All posts filed under: African Birds

Swainson's Spurfowl Pternistis swainsonii Kruger National Park

Swainson’s Spurfowl – Tweedledee and Tweedledum

This pair of Swainson’s Spurfowls (Pternistis swainsonii) was one of the little highlights on our last trip into the Kruger National Park.  Whenever at the junction of the H7 and the untarred road towards Maroela camp we were sure to spot these two territorial birds. Seemingly undisturbed and rather inquisitive at first, they frantically started to look for cover in the tall grass every time our car approached. After experiencing this ritual half a dozen of times we baptized them Tweedledee and Tweedledum – a funny couple in a wild Wonderland. To listen to their captivating call please read the post and click on the mp3 file.

Saddle-billed Stork Ephippiorhynchus senegalensis Kruger National Park South Africa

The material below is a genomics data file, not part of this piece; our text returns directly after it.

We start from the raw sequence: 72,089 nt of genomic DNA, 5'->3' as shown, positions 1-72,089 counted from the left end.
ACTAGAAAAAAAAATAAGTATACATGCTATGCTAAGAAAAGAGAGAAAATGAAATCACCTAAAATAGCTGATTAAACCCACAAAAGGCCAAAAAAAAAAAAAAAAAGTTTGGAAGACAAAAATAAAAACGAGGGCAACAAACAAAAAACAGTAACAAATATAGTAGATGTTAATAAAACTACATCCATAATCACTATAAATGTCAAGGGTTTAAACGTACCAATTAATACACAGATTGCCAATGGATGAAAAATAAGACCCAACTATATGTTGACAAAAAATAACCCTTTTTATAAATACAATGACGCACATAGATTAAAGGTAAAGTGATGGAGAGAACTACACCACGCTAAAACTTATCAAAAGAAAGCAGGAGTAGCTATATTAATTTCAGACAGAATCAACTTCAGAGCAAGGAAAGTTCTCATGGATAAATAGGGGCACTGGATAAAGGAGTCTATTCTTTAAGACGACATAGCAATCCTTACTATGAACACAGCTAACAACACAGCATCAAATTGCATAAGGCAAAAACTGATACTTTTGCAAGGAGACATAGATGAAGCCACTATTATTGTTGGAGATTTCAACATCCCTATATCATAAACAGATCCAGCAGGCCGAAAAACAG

Saddle-billed Stork – Red List encounter

An encounter with a stately Saddle-billed Stork (Ephippiorhynchus senegalensis) doesn’t seem particularly special, however, with only an estimated 25 to 30 breeding pairs left in the greater Kruger area – on a total of 150 breeding pairs in South Africa – we were incredibly lucky to spot this couple collecting nesting materials in a dry riverbank next to the S133. Little is known about the dwindling numbers of this big bird, but a combination between an irregular breeding pattern and the degradation of their wetland habitats by upstream human activity seems to seal their fate. This striking bird is in serious danger and needs all our conservation efforts to change its dire future!  

Hamerkop Kruger National Park South Africa


Just south of the Letaba the S-46 crosses a side arm of this mighty river. At the water’s edge our attention was drawn to a solitary hippo bull, clearly not amused by our presence according to his resonant grunts. It was only after he submerged when we spotted this Hamerkop (Scopus umbretta) right next to the car, waiting for an unsuspecting fish or frog in the shallows. We observed this fascinating bird for a few moments, but as it is a symbol for bad-luck and human futility in South-African folklore we didn’t wait for the hippo to reappear…